In the past couple months, we've focused a few posts on the impact the new tax laws will have on individuals. We've discussed how easily individuals can exceed the $5 million exception, but today we're going to focus on individuals who don't expect to come close to the tax exemption.
In New Jersey, even individuals who do not come close to the $5 million exemption should still familiarize themselves with the new tax laws and update their estate plans accordingly. Under the new tax laws, a spouse who does not use his or her full exemption can transfer the unused portion to the surviving spouse.
This exemption transfer is called portability, but it is currently only scheduled to apply to deaths in 2011 and 2012. At that point, if Congress does not sign portability into a permanent law, it will not apply for deaths after 2012. There is currently a great deal of support for portability, so Congress is expected to sign portability into effect.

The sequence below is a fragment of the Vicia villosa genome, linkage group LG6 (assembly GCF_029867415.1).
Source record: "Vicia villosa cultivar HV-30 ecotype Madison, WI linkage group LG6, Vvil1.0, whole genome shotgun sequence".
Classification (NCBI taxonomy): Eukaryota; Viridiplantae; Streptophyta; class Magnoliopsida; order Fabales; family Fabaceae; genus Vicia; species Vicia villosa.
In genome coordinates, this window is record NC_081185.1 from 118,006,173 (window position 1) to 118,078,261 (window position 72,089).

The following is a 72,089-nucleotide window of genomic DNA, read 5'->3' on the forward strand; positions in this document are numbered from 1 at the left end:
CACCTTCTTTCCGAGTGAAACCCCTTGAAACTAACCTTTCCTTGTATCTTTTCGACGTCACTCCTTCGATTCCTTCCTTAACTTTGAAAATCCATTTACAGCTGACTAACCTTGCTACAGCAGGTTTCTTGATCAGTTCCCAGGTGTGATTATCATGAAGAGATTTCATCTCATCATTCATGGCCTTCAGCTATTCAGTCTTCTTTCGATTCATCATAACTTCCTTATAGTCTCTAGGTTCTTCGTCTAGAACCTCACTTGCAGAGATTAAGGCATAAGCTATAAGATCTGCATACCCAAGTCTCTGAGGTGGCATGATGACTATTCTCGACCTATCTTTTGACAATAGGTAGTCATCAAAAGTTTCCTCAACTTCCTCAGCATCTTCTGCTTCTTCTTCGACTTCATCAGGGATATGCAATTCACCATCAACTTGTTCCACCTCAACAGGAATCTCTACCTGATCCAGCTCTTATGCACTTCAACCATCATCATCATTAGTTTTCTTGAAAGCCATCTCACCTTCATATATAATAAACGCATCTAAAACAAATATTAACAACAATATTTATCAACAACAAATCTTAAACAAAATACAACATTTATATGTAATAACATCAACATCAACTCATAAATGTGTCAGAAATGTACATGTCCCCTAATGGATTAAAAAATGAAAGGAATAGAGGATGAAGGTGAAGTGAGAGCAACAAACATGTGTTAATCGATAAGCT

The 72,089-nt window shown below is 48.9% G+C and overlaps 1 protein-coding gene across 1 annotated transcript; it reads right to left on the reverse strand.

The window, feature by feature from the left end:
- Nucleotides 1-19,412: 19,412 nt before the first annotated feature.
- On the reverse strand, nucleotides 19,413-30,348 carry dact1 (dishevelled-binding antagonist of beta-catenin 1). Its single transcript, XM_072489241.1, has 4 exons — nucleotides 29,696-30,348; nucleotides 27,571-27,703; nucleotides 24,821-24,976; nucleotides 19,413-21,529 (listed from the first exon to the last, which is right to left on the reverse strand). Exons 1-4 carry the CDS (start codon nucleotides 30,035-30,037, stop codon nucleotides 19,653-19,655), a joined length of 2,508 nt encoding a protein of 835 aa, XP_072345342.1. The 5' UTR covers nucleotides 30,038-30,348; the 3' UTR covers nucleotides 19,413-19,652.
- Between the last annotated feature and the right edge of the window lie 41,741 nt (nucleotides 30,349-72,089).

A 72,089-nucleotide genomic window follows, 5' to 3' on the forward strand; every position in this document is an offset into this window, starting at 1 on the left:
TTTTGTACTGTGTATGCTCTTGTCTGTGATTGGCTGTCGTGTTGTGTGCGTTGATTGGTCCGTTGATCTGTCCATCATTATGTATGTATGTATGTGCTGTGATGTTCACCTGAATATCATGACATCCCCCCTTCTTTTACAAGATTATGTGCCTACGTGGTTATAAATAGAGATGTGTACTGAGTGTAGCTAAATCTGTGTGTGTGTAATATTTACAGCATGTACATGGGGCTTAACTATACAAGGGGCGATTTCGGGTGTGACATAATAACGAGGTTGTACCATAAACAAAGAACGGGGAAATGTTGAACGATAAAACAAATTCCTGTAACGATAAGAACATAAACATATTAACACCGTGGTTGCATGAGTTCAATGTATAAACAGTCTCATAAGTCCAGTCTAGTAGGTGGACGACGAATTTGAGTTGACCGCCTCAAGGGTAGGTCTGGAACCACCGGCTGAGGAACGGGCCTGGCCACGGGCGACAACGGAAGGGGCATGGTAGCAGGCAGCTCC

Even with the current portability laws, that does not mean individuals can simply assume their current estate plan will protect their financial rights. Without proper planning, spouses who fail to plan for the exemption could suffer heavy tax penalties.
To help individuals better plan for the tax exemption, experienced lawyers can help couples create trusts. When the first spouse dies, trusts are funded up to the tax-free amount. The trust provides financial support to the living spouse as long as he or she is living. When the second spouse dies, the trust can be passed on to the next generation.
Because portability and other estate planning tactics are not automatic, it is important for individuals to take the time to educate themselves about the new tax laws and make sure their estate planning documents are up to date.
Source: Forbes, "Estate Planning for Two," Deborah L. Jacobs, 1 April 2011